Due to changing social norms and shifting cohort demographics, it has become more common for single older adults to be involved in dating and romantic relationships (Alterovitz & Mendelsohn, 2011). An analysis of widows and widowers ages 65 and older found that 18 months after the death of a spouse, 37% of men and 15% of women were interested in dating (Carr, 2004a). Unfortunately, opportunities to develop close relationships often diminish in later life as social networks decrease because of retirement, relocation, and the death of friends and loved ones (de Vries, 1996). Consequently, older adults, much like those younger, are increasing their social networks using technologies, including e-mail, chat rooms, and online dating sites (Fox, 2004; Wright & Query, 2004).
Interestingly, older men and women parallel online dating information as those younger. Alterovitz and Mendelsohn (2011) analyzed 600 internet personal ads from different age groups, and across the life span, men sought physical attractiveness and offered status related information more than women. With advanced age, men desired women increasingly younger than themselves, whereas women desired older men until ages 75 and over, when they sought men younger than themselves. Research has previously shown that older women in romantic relationships are not interested in becoming a caregiver or becoming widowed for a second time (Carr, 2004a). Additionally, older men are more eager to repartner than are older women (Davidson, 2001; Erber & Szuchman, 2015). Concerns expressed by older women included not wanting to lose their autonomy, care for a potentially ill partner, or merge their finances with someone (Watson & Stelle, 2011).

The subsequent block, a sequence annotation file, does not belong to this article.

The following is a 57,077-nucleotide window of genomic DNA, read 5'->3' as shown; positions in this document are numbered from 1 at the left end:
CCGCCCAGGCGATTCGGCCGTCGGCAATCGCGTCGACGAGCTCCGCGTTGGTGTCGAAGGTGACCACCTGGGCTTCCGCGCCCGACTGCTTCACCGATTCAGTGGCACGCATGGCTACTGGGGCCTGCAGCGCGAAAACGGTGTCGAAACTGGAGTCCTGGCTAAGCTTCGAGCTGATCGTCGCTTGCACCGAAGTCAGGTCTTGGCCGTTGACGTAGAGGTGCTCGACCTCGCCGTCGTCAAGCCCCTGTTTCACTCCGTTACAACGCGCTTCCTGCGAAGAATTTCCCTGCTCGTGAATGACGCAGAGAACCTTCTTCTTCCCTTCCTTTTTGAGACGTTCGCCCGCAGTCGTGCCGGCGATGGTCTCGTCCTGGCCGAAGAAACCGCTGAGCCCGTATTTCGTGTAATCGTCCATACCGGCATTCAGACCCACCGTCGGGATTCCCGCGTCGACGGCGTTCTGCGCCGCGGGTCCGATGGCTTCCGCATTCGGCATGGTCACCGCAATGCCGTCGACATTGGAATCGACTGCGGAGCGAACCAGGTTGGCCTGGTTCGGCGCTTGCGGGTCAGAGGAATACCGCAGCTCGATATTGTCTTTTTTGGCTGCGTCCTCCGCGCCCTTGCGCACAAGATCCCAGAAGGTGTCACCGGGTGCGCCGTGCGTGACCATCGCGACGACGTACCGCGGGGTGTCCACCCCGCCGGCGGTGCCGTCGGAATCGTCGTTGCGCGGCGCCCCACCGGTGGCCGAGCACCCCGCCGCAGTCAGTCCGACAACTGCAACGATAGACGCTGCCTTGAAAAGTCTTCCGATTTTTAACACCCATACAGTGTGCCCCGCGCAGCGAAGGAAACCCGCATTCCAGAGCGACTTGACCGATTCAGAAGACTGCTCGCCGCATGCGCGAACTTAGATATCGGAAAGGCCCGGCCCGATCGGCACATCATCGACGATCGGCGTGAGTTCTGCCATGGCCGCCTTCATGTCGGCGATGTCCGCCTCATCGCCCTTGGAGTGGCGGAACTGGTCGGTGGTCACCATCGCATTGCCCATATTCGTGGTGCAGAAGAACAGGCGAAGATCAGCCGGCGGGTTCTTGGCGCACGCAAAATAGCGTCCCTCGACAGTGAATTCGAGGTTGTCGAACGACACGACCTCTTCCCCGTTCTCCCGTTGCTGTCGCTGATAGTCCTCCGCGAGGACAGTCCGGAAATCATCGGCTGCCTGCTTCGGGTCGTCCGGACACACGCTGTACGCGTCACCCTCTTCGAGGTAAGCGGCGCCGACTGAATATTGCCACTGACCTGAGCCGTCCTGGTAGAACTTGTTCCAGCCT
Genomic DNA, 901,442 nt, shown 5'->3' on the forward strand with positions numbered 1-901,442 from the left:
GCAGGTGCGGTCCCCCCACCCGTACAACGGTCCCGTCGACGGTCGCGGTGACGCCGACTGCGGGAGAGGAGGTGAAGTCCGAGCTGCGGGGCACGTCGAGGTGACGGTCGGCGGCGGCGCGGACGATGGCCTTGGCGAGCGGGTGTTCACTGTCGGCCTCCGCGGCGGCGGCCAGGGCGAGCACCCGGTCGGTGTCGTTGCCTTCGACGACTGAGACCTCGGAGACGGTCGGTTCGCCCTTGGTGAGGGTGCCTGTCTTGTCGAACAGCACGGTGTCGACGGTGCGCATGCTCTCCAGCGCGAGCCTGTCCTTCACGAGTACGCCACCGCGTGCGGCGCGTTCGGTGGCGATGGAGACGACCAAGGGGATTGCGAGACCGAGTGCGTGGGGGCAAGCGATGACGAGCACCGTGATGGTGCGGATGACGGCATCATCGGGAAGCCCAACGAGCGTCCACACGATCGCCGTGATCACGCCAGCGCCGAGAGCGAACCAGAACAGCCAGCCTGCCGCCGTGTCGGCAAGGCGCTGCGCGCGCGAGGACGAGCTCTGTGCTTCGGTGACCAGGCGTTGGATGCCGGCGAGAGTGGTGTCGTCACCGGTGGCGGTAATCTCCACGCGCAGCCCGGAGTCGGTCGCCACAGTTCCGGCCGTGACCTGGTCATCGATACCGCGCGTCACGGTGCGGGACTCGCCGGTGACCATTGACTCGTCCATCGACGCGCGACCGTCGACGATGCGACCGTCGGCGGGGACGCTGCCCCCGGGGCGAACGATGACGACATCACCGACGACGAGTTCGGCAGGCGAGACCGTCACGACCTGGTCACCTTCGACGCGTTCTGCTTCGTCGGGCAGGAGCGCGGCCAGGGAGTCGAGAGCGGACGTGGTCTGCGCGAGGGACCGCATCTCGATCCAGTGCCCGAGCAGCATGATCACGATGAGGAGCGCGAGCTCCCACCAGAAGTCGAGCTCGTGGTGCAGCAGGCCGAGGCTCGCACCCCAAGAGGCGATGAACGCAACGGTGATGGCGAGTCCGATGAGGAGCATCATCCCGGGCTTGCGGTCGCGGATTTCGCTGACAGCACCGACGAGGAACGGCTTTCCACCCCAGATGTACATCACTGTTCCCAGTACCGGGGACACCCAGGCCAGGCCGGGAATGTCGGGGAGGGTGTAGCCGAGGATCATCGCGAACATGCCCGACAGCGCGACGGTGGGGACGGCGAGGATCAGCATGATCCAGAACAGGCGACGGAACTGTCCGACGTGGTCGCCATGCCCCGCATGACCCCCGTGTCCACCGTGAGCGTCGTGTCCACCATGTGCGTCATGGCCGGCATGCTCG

Older dating adults also need to know about threats to sexual health, including being at risk for sexually transmitted diseases, including chlamydia, genital herpes, and HIV. Nearly 25% of people living with HIV/AIDS in the United States are 50 or older (Office on Women’s Health, 2010b). Githens and Abramsohn (2010) found that only 25% of adults 50 and over who were single or had a new sexual partner indicated that they have used a condom the last time they had sex. Robin (2010) stated that 40% of those 50 and over have never been tested for HIV. These results indicated that educating all individuals, not just adolescents, on healthy sexual behavior is important.
Remarriage and Cohabitation
Older adults who remarry often find that their remarriages are more stable than those of younger adults. Kemp and Kemp (2002) suggest that greater emotional maturity may lead to more realistic expectations regarding marital relationships, leading to greater stability in remarriages in later life. Older adults are also more likely to be seeking companionship in their romantic relationships. Carr (2004a) found that older adults who have considerable emotional support from their friends were less likely to seek romantic relationships. In addition, older adults who have divorced often desire the companionship of intimate relationships without marriage. As a result, cohabitation is increasing among older adults, and like remarriage, cohabitation in later adulthood is often associated with more positive consequences than it is in younger age groups (King & Scott, 2005). No longer being interested in raising children, and perhaps wishing to protect family wealth, older adults may see cohabitation as a good alternative to marriage. In 2014, 2% of adults age 65 and up were cohabitating (Stepler, 2016b).